Hunter New England Health neuroscientist Dr Andrew Gardner has been recognised for his significant contributions to medical research in Australia, winning the 2015 Griffith University Discovery Award from Research Australia.
The Award is given to an early career researcher who has made a great impact in their field, and in the case of Dr Gardner it follows a string of successful University of Newcastle and Hunter Medical Research Institute (HMRI) research ventures and the recent establishment of a sports concussion business.
Dr Gardner’s business, NeuroGard, is focused on sports concussion management, education and research for current athletes of all ages, their schools and parents, along with retired athletes who may be experiencing cognitive difficulties.
As well as establishing NeuroGard and contributing to the policy papers of Brain Injury Australia and Alzheimer’s Australia (NSW), Dr Gardner has worked in the sports concussion research area for the past eight years and is now turning his focus toward the potential long-term consequences of participation in collision sports.
Dr Gardner said he hoped the Award could help boost the profile of sports concussion research in Australia.
“Given Australia’s great affinity with contact sports and the high levels of participation across our football codes, establishing a better understanding of post injury neurological changes requires considerable attention,” he said.
“I’m very passionate about sport-related concussion both from a clinical and research perspective. For the best part of the last eight or so years I have devoted myself to becoming thoroughly versed in the research of this field. This award is a great encouragement to continue working in this important area.”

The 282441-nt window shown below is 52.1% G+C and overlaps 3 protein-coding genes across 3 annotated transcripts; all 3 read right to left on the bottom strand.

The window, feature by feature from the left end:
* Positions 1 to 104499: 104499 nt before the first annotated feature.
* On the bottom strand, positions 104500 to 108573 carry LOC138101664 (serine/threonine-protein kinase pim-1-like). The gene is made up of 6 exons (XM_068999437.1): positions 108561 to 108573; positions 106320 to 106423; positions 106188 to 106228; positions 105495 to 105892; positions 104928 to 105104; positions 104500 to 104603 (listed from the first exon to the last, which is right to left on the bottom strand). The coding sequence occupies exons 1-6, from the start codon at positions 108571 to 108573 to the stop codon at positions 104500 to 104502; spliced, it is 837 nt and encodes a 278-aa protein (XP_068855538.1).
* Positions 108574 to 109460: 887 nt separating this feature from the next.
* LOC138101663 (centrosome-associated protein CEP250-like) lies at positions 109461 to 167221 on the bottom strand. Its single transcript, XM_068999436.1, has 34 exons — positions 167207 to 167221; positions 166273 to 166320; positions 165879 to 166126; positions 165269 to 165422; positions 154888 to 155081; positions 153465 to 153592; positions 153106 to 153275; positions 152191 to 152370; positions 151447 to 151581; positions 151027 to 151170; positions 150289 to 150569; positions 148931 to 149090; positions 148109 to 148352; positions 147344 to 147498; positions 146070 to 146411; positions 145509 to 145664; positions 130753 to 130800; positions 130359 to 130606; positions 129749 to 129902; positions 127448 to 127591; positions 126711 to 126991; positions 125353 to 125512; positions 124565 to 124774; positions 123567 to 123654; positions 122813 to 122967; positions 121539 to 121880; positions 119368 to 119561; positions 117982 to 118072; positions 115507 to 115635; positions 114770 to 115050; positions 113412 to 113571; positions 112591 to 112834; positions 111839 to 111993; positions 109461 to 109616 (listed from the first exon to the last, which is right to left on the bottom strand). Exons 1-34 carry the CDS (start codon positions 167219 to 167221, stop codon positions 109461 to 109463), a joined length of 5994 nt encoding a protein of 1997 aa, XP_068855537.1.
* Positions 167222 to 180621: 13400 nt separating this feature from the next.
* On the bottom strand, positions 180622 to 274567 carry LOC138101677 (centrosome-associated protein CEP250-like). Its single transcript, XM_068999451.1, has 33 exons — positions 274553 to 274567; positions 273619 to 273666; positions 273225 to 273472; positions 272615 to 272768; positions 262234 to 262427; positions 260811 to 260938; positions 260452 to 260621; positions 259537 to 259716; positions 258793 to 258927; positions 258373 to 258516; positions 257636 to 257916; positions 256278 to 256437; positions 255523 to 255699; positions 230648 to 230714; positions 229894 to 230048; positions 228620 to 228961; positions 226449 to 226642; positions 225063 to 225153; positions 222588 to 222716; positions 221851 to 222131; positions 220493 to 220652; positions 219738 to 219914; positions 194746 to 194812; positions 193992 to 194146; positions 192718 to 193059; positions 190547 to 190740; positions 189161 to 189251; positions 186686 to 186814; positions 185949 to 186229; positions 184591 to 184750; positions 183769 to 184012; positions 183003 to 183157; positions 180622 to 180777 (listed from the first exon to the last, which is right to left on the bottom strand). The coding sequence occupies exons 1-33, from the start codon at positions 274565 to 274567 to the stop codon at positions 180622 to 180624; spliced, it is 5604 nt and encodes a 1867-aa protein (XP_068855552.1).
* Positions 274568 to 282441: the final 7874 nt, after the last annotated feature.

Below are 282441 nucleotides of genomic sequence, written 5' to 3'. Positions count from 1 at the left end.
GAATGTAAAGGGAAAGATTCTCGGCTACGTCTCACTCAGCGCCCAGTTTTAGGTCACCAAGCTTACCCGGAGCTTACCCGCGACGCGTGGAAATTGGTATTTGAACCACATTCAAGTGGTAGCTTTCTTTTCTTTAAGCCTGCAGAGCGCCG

Dr Gardner’s mentor, internationally renowned neuroscience researcher Professor Chris Levi, said Dr Gardner was a deserving recipient of the Griffith University Discovery Award.
“This award is meant to recognise early career researchers who have already contributed something great to the research community. If you look at the dedication shown by Dr Gardner and the wonderful potential of his work to ‘cure more, improve more, harm less’, it becomes very clear just how warranted this accolade is.”
Dr Gardner also received a Greaves Family Early Career Support Grant at the 2015 HMRI Awards.
* HMRI is a partnership between the University of Newcastle, Hunter New England Health and the community.